Friday, April 29, 2011

Duct Tape Heals.

Years ago, I was told a man only needs two tools, a can of WD-40, and a roll of duct tape. Case-in-point, if something moves and it shouldn't, use duct tape. If something does not move- and you think it should- use WD-40. Recently, I put this advice to work.

A few weeks ago, I boarded a bus, and I found myself wedged in too tight for me to execute a trouble-free exit from the vehicle. I was blissfully unaware of the problem, read a book, and passed time until I reached my destination. Even the arm of my cchair is equipped with a variety of moving parts, including a joystic that retracts and extends easily.

Upon arriving at my stop, I prepared to exit, and waited for the driver to remove the securing straps. I noted my tight placement with my armrest located directly behind a folded up seat. Starting forward with the joystick, the armrest pushed into the seat, instead of rotating awauy from the seat, and the resulting force caused the whole armrest assembly to rotate backwards, making access to the joystick impossible for me.

Three passengers and the busdriver, eager to get back in motion, worked together to help restore access to mmy controller, and expedite my departure. Crazy, embarrassing, and annoying, this trip became more exciting realizing a bolt was missing in my arm rest; looking down at my controller, I noted several wires were exposed that had previously been hidden and protected.

No stress. I would not think about the immanent threat to my mobility, and make the calls to get this fixed. I made calls, and waited. I called my doctor, called the chair repair place, and waited a few days, a few days until...

I noted the absence of my ATM card while away from home. Unable to eat, I boardeds another bus, and rushed home! At home, my wallet was missing, my ATM card still missing, and my head was spinning. Throwing my jacket on my bed in frus3tration, my ATM card fell out. I decided my wallet did not contain anything needing cancellation or immediate replacement. Calm was coming back, and my need for food was growing. I left the house traveling one-half mile, when, the arm fell off my chair.

The next repair was with two unsecured bolts, and duct tape. I scrambled to get some food. Within days, my chair was completely restored, my wallet was recovered, and none of it was hastened by my frustration, distrust, or nagging phone calls. My chair does look much better without duct tape, too. Amazing.

Tuesday, March 1, 2011

Dinner at the E&O Trading Company


Last week , my family ass1embled at the E&O Trading Company to celebrate my sister's birthday. Since the 1990's, I am the only member of my family to have lived in downtown San Jose. Still, my family is always aware of all the cool, exciting food establishments in the downtown area. I felt a need to study up if I was to face this new experience without understanding the menu, style of service, so that my liberty will not be lost to my family. God forbid, I should be in a saituation where my mother or sister should take the food selection process from me...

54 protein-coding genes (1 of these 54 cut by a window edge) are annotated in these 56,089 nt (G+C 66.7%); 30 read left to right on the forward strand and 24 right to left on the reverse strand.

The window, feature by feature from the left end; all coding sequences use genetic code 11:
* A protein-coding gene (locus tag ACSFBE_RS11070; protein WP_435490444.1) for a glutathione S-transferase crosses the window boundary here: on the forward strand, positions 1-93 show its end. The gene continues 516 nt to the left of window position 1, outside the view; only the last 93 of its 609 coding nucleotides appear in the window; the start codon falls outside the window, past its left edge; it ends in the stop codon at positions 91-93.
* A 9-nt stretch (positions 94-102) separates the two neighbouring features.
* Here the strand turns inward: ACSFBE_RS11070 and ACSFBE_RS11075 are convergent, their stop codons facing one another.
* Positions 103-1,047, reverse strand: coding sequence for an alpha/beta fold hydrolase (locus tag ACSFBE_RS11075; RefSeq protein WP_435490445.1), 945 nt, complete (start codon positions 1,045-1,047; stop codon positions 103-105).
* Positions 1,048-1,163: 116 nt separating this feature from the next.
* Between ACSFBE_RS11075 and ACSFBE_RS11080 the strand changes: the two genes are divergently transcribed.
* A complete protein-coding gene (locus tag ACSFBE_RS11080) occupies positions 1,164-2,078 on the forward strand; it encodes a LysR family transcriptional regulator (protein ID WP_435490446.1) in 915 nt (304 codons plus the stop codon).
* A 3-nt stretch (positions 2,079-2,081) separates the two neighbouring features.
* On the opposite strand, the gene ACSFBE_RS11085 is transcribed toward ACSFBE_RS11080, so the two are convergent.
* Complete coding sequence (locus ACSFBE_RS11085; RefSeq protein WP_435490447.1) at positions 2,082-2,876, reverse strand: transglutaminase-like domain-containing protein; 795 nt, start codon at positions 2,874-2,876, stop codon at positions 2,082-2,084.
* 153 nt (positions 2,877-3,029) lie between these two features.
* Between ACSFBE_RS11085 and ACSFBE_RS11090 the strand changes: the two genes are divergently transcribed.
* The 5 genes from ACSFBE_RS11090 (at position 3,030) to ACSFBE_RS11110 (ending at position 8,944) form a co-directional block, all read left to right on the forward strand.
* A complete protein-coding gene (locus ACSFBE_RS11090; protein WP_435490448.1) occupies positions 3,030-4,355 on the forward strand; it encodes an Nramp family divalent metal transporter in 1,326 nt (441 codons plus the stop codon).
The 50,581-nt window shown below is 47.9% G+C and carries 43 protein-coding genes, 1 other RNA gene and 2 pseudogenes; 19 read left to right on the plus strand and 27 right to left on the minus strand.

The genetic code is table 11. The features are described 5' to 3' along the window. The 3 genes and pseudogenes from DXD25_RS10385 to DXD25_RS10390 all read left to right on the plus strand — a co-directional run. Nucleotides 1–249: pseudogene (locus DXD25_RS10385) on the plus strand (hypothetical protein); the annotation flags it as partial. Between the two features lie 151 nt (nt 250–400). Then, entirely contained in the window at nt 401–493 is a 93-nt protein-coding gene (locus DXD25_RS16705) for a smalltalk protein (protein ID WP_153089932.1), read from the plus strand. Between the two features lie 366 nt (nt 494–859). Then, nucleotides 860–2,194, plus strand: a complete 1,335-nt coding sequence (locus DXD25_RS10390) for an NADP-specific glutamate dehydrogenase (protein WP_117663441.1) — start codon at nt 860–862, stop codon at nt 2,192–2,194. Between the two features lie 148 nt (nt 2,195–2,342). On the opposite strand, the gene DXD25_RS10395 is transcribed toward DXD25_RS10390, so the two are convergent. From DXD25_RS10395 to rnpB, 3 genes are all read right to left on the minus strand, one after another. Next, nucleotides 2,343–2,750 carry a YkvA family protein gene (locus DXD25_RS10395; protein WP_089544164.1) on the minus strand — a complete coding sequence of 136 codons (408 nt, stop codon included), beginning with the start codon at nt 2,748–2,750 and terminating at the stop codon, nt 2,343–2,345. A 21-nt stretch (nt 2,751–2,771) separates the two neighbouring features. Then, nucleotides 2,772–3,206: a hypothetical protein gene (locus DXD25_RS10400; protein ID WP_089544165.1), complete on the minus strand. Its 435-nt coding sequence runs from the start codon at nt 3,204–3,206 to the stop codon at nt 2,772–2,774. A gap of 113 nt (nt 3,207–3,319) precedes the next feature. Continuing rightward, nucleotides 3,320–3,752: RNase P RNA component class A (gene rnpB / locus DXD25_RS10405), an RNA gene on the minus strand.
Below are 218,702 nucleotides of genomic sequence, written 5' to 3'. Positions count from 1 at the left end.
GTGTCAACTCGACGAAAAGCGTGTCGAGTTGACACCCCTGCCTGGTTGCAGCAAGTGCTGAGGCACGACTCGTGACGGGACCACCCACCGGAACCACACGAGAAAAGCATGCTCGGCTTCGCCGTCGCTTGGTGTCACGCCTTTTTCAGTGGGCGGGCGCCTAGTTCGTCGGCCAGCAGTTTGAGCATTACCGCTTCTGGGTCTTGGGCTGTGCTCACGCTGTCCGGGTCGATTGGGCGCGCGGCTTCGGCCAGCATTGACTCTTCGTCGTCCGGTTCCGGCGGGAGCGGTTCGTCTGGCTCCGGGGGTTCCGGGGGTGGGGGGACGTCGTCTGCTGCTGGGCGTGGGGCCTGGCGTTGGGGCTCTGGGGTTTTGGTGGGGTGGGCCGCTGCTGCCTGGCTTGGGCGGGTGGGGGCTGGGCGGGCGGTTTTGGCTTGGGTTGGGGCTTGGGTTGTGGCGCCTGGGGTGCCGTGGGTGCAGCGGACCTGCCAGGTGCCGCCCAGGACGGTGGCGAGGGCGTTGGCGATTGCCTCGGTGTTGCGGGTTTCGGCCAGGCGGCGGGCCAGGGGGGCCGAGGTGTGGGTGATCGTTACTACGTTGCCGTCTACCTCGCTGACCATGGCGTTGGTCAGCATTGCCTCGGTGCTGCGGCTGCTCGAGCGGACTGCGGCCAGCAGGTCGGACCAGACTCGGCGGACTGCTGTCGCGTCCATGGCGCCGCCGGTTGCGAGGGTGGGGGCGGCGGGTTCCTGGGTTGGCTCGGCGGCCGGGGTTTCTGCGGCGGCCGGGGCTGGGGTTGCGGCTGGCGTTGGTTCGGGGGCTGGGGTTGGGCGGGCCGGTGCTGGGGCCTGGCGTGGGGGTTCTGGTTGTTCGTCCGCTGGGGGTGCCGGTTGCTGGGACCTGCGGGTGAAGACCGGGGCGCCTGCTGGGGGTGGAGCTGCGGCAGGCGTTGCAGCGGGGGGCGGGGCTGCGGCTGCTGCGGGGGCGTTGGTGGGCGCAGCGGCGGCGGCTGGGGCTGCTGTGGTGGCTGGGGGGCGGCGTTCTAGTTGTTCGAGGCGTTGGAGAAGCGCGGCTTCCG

I found the San Jose dinner menu online, and was excited by the mixture of influences brought together to create an exciting culinary experience.

I met with my family, and we sat. I read the menu expertly, as my mother and sister started ordering.The plates arrived one at a time, allowing us to share, and enjoy each selection separately. The Imperial duck rolls with plum sauce, and the`chicken dumplings disappeared so fast no one had tinme to photograph them.

Pictured above is Indian panir cheese flat bread with mango chutney and tomato-chili sambal.

There was crispy shrimp with a sweet chili sambal, and Indonesian corn fritters with a chili spiced ketjap.


We then shared a plate of nasi goreng (fried rice) that was flavorful enough I could have enjoyed it as a meal by itself. Followed by rich, elegant desserts, this was a marvelous meal to have with my family












Pictured here is me as I finish my "flourless chocolate cake with coffee gelato". The dessert pictured above is perhaps too elegant to be called a banana split, shared by my mother and sister.

Anyway, that is my report for today.
Thank you for reading.

Wednesday, February 9, 2011

So, why do They Call This Powderface?


Pictured below is Michel Tran, owner of Powderface





With only one other Powderface in existence, I should not feel bad about not hearing about them. All I know is that there were no traditional espresso houses in my neighborhood, and still I was rolling around, hoping I could find a good espresso without having to wheel my chair over the freeway, and give my money to a specific big-name corporate coffee house...

On a stretch of Story Road, near Lucretia, there is a small strip of stores that is just big enough to block from my sight the mega monstrosity that is Wal-Mart. From the back I noticed va banner saying this establishment sells coffee. Be still my heart. An oasis in the desert.

The place is called Powderface. Until I entered the store did I start to comprehend what the name was about.

First, I had to ask what is a beignet


At around $3.50 for three pieces, I ordered a side of plain beignets . The beignet is a treat out of Louisiana, and I did not know what to expect... I looked, however at their wall which is covered with picture after picture of people eating beignet. One thing is true, with the mound of confectioners sugar on the plate, you almost feel wasteful if it did not get all over the place.
With my cafe con panna (espresso with unsweetened whipped cream) the beignet was delightful. With these hot, empty pockets of pastry, I was scooping up powdered sugar with a sense of guilt gnawing at me. I then was able to relax, and read my book, while waiting for the caffeine levels in my blood to stabilize